The U.S. State Department lists several politicians and officials from Guatamela, Honduras and El Salvador as “allegedly” corrupt.
A U.S. State Department report on Central American officials “supposedly” supposedly “being” corrupt includes five Salvadoran officials (PDF) with ties to President Nayib Bukele, six incumbent Honduran lawmakers and two Guatemalan lawmakers, according to a published list (PDF) by the office of U.S. Representative Norma Torres on Tuesday.
The list emerged less than a week after the visit of the special envoy of the United States to Central America, Ricardo Zuniga the Savior and met with Bukele amid a push by the administration of U.S. President Joe Biden to tackle corruption and strengthen the rule of law in the region.
In the report I requested, which is now public, the U.S. government acknowledges the corruption that the authoritarians and their Central American allies deny and try to hide.
– Rep. Norma Torres (@NormaJTorres) May 18, 2021
The United States has made strengthening democracy one of the pillars of its policy toward Central America, saying rampant corruption is one of the root causes of illegal immigration.
“We cannot expect the people of El Salvador, Guatemala and Honduras to thrive at home while their elected officials are more focused on self-enrichment than on serving the public,” said Torres, a California Democrat who chairs the Caucus. of Central America. on Tuesday.
“This list is an important step, but it is only the first step in holding these officials accountable.”
Bukele’s fledgling party of new ideas swept the February legislative elections, taking control of the unicameral congress and voting immediately this month to remove the top anti-corruption prosecutor and several high court magistrates who had blocked the ‘agenda of the president.
While Bukele remains very popular at home after decades of corrupt government that followed the end of the country’s bloody civil war, his critics in the United States say concentrating power is undermining already fragile institutions.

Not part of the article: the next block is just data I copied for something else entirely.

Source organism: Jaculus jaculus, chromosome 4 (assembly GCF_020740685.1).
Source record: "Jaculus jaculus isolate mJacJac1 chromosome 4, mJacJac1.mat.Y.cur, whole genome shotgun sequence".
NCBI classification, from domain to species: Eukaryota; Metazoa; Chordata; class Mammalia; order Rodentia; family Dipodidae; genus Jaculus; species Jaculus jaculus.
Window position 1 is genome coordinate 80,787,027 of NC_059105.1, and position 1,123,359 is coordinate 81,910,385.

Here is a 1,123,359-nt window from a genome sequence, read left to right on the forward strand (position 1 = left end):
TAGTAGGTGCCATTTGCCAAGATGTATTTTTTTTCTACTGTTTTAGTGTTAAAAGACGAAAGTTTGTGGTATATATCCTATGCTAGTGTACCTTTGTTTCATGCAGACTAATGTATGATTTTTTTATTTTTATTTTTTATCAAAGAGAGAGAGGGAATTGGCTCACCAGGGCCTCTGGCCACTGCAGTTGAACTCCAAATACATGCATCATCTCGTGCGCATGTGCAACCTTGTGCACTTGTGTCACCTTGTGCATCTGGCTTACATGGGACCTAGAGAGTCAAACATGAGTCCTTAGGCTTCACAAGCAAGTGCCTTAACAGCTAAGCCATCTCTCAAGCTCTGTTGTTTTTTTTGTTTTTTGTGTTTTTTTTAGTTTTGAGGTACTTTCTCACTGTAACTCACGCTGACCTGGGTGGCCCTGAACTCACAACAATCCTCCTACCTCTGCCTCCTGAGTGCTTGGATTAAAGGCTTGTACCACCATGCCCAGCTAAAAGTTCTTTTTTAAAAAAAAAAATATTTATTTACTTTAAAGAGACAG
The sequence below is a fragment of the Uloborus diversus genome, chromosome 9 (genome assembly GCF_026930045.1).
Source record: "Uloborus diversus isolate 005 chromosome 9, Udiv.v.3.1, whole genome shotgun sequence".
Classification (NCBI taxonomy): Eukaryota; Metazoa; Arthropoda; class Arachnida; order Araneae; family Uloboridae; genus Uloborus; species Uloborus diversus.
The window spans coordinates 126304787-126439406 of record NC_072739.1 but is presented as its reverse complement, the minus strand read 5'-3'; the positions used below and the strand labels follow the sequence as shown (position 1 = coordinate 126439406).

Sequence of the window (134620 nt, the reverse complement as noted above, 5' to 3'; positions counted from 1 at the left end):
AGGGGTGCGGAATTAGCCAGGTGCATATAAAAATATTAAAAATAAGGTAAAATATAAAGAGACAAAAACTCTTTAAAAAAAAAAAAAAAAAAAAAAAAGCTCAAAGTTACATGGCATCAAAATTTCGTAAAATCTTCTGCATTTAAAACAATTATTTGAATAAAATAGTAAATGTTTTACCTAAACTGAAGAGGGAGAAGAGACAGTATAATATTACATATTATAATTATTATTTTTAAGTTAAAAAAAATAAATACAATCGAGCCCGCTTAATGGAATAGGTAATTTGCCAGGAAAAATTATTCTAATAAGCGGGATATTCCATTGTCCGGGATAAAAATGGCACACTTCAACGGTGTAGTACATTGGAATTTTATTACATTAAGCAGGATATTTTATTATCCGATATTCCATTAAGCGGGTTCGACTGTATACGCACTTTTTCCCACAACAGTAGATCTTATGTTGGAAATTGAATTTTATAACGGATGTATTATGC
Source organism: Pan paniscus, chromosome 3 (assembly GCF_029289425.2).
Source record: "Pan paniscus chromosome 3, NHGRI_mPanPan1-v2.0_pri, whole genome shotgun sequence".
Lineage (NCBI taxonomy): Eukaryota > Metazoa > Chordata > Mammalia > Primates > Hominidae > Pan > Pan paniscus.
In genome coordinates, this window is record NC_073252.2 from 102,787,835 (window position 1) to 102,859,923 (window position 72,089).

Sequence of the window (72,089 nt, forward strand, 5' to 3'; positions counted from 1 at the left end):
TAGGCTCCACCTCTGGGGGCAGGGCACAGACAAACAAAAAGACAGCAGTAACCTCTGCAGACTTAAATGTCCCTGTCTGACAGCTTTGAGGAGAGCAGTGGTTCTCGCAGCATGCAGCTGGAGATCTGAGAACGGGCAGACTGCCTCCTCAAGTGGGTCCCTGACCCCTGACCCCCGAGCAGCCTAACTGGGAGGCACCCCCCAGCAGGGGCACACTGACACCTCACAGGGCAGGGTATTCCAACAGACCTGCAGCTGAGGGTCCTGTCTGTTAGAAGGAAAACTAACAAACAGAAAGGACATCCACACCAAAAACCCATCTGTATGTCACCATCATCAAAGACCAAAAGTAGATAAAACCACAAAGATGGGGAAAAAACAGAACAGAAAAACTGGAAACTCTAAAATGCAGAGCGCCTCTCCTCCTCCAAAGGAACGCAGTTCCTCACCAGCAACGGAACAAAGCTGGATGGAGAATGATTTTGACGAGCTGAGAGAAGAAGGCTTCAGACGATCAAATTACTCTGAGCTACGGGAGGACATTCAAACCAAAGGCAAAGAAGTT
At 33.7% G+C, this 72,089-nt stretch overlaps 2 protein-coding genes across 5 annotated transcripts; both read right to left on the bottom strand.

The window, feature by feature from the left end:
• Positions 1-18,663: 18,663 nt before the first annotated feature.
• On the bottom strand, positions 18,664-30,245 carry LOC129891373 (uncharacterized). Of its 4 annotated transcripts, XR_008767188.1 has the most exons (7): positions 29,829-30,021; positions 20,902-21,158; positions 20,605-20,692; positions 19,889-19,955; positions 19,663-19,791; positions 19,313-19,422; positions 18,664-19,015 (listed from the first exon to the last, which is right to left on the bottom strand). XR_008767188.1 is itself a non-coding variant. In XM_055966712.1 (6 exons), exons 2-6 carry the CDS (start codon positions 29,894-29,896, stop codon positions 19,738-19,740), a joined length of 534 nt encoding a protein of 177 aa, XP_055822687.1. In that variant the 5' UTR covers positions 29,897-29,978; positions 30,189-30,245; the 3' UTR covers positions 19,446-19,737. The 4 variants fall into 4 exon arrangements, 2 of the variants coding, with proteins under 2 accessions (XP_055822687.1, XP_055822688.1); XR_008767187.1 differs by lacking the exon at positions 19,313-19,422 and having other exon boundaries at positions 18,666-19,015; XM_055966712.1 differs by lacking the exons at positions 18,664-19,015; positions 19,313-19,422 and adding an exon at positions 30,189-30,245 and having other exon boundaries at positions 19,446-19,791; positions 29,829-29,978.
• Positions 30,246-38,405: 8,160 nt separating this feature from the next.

The most prominent officer on the list is Bukele’s chief of staff, Carolina Recinos, who has worked alongside the president since entering politics as mayor of the small town of the Farabundo Marti National Liberation Front created by left-wing rebels after the end of the civil war. war. There were no details of Recinos’ alleged violation.
He is also named Rogelio Rivas, who last month was replaced as Minister of Security and Justice. The State Department said Rivas awarded his own construction company several non-competitive, unannounced contracts to build police stations and other buildings that were below its official capacity and then inflated the cost of materials.
Also included is parliamentarian Guillermo Gallegos, founder of the GANA party that broke El Salvador’s bipartisan system to support Bukele’s 2019 presidency.
Also included are two former FMLN lawmakers, Sigfrido Reyes and Jose Luis Merino, the latter a deputy foreign minister of the FMLN government who preceded the Bukele administration.
Bukele, who has accused the U.S. of heaviness, used irony to dismiss the report, a copy of which circulated earlier on Friday on social media. He said he was surprised that El Salvador’s “friends” after reviewing his files could not find any instance of corruption within the conservative ARENA party, one of his frequent targets.
“Maybe they think they’re all saints,” he wrote on Twitter. “That’s why they insist that we bring them back to power.”